Short Sale Vs Foreclosure – Which Is Better?

short_sale_v_foreclosureNo homeowner on the day of signing for a new home imagines that he or she will face the foreclosure. But the economic downturn and the crash of real estate market jump towards the unparalleled number of homeowners into the distressing process of losing their homes. The foreclosure process can be long, stressful and severely damaging to the savings, assets and credit of homeowner. However, there is another option for some homeowners who are facing foreclosure. A short sale is a transaction in which the bank lets the delinquent homeowner to sell the home for less than what’s owed. The borrower finds an agent and puts the house on the market, often at a substantial discount. If the home sells, then the lender will recover the majority of what the homeowner owes. This saves the lender the expense of a foreclosure suit and the possible long-term cost of owning a hard-to-sell foreclosed home.

Benefits of short sale: – Here are some of the common benefits of the short sale;

  • Short sale retains some in knowing that homeowner sold their home.
  • Homeowner would not suffer the social stigma of the F word: foreclosure.
  • Homeowner does not have to make the mortgage payments unless they choose to make them.
  • Homeowners are in the control of sale not the bank.
  • The home sale will be handled like any other home sale with respect and dignity.
  • Homeowners can meet the new owners.
  • Under the Fannie Mae guidelines homeowner will be eligible to buy another home in two years instead of five to seven years.

Buying again after a short sale: – If the payments of homeowner have never fall behind 30 days late and the lender does not require that homeowner pay back the loan then the Fannie Mae guidelines may allow the homeowner to buy another home immediately. Finding a lender who will fund that kind of loan is very difficult. It is easier to find a portfolio loan. If homeowners are current on their mortgage, then they can qualify for an FHA loan immediately as well, but lender requirements can be unnatural such as homeowners have to move more than 600 miles away.

Buying after a foreclosure: – The homeowners may be eligible to buy another home in five years with some restrictions if the home was their primary residence. Without restrictions the homeowners have to wait for seven years. If the homeowner is an investor and does not occupy the home, then he has to wait for seven years to buy with a Fannie Mae insured loan.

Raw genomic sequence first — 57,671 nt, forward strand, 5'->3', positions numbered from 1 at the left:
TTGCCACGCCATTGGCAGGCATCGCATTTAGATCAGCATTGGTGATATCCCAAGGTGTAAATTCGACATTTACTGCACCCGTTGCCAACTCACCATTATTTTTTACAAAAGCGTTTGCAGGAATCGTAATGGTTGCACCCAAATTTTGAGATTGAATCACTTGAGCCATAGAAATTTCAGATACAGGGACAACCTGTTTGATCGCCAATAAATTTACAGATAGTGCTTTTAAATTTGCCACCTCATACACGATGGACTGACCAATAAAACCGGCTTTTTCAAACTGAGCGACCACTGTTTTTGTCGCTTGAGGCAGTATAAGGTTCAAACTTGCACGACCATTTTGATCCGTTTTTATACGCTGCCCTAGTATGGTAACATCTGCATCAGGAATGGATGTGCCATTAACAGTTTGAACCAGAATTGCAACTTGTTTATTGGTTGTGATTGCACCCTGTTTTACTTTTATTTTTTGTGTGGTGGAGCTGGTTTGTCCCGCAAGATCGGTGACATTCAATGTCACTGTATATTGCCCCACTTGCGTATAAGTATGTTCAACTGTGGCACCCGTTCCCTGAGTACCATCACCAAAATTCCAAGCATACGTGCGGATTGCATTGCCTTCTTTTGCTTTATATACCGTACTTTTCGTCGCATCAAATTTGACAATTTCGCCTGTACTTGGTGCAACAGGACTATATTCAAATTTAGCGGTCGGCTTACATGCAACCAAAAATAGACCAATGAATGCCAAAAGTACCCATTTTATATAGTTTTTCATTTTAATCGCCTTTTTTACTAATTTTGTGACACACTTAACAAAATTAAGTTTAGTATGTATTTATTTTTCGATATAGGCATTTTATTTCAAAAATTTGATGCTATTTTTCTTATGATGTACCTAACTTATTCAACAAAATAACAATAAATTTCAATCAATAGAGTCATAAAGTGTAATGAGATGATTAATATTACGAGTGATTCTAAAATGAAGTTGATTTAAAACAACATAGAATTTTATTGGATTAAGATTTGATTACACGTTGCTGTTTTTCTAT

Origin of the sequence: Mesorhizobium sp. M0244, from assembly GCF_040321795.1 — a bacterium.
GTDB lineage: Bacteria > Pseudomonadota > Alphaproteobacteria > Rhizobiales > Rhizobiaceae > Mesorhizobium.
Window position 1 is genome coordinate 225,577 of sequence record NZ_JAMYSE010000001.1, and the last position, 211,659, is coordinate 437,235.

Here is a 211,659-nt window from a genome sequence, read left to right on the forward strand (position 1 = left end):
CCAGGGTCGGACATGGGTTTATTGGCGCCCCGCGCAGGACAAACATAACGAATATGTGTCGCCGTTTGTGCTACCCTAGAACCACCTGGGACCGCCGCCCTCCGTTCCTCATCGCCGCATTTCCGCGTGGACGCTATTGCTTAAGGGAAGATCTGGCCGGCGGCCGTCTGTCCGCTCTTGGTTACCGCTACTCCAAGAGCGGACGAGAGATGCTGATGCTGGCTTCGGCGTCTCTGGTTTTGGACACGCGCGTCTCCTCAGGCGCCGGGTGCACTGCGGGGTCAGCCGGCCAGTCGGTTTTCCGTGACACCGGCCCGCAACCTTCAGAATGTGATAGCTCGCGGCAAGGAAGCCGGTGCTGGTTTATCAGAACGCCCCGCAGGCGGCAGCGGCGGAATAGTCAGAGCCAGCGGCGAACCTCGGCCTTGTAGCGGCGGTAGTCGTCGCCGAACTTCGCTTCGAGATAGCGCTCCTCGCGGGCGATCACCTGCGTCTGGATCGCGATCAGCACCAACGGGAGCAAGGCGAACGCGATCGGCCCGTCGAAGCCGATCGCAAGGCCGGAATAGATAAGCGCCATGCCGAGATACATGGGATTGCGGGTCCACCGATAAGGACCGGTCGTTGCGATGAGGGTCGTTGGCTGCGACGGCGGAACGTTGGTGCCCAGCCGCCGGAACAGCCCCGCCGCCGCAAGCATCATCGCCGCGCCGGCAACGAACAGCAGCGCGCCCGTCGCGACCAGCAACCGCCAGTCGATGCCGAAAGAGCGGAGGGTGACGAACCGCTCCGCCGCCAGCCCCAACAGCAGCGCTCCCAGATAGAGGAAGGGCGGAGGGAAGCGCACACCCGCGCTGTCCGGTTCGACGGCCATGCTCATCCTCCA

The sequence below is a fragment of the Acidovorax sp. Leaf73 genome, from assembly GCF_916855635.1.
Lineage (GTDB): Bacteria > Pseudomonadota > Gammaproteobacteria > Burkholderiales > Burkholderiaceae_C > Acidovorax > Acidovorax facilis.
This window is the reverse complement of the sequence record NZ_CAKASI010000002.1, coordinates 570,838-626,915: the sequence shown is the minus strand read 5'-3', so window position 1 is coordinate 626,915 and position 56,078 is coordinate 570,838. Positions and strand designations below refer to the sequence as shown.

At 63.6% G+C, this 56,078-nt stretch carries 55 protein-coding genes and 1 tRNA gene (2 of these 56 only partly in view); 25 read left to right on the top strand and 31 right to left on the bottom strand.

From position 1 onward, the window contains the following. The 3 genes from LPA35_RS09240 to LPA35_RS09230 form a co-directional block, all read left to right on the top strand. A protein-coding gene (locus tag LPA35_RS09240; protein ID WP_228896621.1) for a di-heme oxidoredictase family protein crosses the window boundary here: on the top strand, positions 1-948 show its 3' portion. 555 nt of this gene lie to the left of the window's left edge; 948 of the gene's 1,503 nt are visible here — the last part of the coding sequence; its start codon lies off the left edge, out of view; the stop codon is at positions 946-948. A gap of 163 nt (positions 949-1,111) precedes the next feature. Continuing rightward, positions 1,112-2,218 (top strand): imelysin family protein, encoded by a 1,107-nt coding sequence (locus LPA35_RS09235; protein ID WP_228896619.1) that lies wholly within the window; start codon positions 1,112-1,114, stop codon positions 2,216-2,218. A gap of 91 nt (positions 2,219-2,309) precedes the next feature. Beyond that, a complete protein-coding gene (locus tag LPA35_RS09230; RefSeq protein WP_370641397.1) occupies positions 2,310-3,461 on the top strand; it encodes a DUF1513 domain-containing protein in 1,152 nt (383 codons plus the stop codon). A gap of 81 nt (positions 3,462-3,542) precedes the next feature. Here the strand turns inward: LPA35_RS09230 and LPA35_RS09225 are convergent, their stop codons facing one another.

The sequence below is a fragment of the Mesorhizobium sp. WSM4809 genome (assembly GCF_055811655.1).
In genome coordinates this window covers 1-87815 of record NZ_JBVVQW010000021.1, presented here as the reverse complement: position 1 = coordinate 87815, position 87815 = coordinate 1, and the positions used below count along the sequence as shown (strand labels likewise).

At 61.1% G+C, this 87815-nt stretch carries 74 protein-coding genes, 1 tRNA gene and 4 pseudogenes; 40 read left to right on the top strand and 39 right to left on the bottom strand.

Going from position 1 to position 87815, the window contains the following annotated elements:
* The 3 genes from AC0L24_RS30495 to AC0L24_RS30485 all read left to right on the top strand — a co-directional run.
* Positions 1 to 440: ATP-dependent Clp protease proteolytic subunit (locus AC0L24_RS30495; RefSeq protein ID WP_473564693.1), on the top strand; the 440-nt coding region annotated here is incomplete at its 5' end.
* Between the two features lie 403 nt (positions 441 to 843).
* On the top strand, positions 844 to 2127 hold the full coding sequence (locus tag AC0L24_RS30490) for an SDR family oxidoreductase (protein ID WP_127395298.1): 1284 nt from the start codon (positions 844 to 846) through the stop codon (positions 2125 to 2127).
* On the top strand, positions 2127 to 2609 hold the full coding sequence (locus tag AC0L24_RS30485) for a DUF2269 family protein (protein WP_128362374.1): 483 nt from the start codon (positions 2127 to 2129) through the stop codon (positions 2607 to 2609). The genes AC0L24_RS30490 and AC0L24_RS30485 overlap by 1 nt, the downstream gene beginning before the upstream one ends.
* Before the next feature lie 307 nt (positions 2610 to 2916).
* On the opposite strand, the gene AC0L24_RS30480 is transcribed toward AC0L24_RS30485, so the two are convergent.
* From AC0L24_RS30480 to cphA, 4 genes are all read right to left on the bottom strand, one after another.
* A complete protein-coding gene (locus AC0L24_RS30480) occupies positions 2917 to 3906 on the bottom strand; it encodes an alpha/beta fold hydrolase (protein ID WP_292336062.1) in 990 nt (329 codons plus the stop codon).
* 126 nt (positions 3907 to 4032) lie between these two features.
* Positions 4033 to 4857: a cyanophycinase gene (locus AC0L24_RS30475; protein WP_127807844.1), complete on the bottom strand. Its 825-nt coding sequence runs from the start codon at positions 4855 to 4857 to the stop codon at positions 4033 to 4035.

Affects on credit after a short sale: – A short sale may be considered to be a slighting mark on the credit of homeowner even though the credit bureaus do not show the word short sale on the credit report of the homeowner. The certain HAFA guidelines allow for no hot to credit and can show up as paid in full.

Affects on credit after a foreclosure: – Depending on the homeowner’s credit history and other guidelines shows two examples in which a credit score could fall 105 points to 160 points after a foreclosure. Generally, a foreclosure will remain on the homeowner’s credit report in the trade lines section for 7 years.

Credit reports after a short sale: – All lenders report short sales differently but with many reporting “paid in full for less than agreed,” and some report the short sale as a charge off. However the negative credit stays on the report of homeowner for seven years.

Credit reports after a foreclosure: – If a prospective employer runs a credit check on homeowner then his job application may be denied if he has a foreclosure on his record.

Deficiency judgments after a short sale: – Judgments are often negotiated between the seller and the short sale bank. In some of the cases such as California if the home is the personal residence of the homeowner and was financed through purchase money then there is no deficiency judgment.

Deficiency judgments after a foreclosure: – Banks are generally unwilling to negotiate deficiency judgments with the homeowner after a foreclosure. For example in California, according to the California Association of REALTORS, a deficiency judgment may be filed regarding a hard money loan if the lender forecloses under a judicial foreclosure versus a trustee sale or if the second loan is a hard money loan and the sale takes place as a trustee’s sale.

Loan application questions after a short sale: – Loan applications do not ask questions about a short sale. The homeowners may report that they sold their home.

Loan application questions after a foreclosure: – The homeowners are required to answer the question: Have you ever had a property foreclosed upon or given a deed-in-lieu thereof in the past 7 years. If the bank sees that the homeowners have had a foreclosure then their loan most likely will be denied.